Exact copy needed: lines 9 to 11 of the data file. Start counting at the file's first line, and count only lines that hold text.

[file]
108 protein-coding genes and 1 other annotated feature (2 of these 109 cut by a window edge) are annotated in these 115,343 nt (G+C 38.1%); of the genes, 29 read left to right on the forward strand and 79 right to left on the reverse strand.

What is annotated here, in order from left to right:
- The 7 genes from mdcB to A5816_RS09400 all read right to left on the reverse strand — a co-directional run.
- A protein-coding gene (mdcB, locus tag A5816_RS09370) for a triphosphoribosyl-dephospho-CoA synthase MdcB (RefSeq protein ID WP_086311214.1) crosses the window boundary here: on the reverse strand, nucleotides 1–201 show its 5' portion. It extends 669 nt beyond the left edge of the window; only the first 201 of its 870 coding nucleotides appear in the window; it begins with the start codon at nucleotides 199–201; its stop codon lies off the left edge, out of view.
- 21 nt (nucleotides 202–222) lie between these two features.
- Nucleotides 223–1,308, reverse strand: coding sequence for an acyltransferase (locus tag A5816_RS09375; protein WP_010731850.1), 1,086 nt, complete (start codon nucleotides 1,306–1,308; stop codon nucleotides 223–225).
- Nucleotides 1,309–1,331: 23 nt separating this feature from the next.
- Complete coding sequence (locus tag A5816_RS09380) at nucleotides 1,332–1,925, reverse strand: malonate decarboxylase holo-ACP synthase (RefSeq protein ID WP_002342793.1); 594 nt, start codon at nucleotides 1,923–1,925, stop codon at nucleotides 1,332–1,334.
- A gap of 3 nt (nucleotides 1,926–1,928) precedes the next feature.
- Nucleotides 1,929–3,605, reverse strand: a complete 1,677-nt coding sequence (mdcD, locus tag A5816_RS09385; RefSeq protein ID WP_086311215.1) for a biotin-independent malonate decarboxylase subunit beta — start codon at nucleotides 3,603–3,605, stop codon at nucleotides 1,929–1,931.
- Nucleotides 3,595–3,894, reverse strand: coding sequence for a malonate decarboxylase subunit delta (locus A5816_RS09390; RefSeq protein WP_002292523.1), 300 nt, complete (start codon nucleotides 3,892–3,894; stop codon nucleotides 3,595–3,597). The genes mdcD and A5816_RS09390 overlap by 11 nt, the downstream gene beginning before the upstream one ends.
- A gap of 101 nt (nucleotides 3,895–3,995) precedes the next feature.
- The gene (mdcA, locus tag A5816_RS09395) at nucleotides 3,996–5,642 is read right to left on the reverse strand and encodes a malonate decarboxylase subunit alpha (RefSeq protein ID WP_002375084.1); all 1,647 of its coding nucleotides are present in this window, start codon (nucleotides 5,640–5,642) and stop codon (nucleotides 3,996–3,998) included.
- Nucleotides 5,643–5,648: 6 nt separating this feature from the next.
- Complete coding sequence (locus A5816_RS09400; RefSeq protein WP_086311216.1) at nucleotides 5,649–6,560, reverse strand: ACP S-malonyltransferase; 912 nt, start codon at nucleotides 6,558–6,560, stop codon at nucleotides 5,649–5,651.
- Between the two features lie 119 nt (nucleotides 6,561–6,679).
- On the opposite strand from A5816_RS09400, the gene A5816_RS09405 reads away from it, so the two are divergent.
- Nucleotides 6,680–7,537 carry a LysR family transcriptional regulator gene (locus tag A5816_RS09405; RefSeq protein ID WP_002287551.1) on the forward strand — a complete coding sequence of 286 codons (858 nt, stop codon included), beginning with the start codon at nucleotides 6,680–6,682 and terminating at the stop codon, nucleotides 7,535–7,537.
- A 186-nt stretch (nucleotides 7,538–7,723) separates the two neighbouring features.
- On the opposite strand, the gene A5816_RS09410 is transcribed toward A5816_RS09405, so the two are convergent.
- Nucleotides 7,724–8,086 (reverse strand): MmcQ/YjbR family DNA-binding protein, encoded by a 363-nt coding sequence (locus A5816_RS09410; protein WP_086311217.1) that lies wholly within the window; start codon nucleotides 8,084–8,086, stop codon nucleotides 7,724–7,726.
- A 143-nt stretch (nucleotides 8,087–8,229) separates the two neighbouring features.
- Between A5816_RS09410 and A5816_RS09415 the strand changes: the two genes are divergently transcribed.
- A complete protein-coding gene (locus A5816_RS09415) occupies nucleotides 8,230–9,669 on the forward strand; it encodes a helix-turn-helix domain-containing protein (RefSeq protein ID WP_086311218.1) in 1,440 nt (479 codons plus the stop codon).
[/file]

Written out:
- A gap of 3 nt (nucleotides 1,926–1,928) precedes the next feature.
- Nucleotides 1,929–3,605, reverse strand: a complete 1,677-nt coding sequence (mdcD, locus tag A5816_RS09385; RefSeq protein ID WP_086311215.1) for a biotin-independent malonate decarboxylase subunit beta — start codon at nucleotides 3,603–3,605, stop codon at nucleotides 1,929–1,931.
- Nucleotides 3,595–3,894, reverse strand: coding sequence for a malonate decarboxylase subunit delta (locus A5816_RS09390; RefSeq protein WP_002292523.1), 300 nt, complete (start codon nucleotides 3,892–3,894; stop codon nucleotides 3,595–3,597). The genes mdcD and A5816_RS09390 overlap by 11 nt, the downstream gene beginning before the upstream one ends.